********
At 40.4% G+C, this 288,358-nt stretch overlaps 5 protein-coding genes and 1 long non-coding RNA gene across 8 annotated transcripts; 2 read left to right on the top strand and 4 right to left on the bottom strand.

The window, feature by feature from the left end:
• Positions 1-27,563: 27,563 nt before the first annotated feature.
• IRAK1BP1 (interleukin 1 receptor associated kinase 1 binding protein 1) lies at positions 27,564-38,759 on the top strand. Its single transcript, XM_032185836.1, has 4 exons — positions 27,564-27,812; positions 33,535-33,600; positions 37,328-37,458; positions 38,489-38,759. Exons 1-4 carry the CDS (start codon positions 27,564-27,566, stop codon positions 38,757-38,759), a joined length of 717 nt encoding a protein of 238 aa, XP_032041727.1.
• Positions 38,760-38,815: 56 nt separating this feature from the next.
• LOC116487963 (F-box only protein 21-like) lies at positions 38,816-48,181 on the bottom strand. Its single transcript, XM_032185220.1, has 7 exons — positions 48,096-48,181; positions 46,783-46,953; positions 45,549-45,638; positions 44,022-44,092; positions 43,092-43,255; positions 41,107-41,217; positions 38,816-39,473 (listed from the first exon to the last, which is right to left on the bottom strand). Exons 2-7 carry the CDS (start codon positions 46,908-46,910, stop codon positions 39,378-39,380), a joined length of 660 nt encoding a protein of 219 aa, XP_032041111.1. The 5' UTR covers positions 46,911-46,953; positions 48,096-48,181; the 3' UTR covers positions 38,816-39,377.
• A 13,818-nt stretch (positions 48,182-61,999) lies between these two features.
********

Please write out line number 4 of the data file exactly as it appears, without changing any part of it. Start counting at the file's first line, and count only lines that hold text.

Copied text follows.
• IRAK1BP1 (interleukin 1 receptor associated kinase 1 binding protein 1) lies at positions 27,564-38,759 on the top strand. Its single transcript, XM_032185836.1, has 4 exons — positions 27,564-27,812; positions 33,535-33,600; positions 37,328-37,458; positions 38,489-38,759. Exons 1-4 carry the CDS (start codon positions 27,564-27,566, stop codon positions 38,757-38,759), a joined length of 717 nt encoding a protein of 238 aa, XP_032041727.1.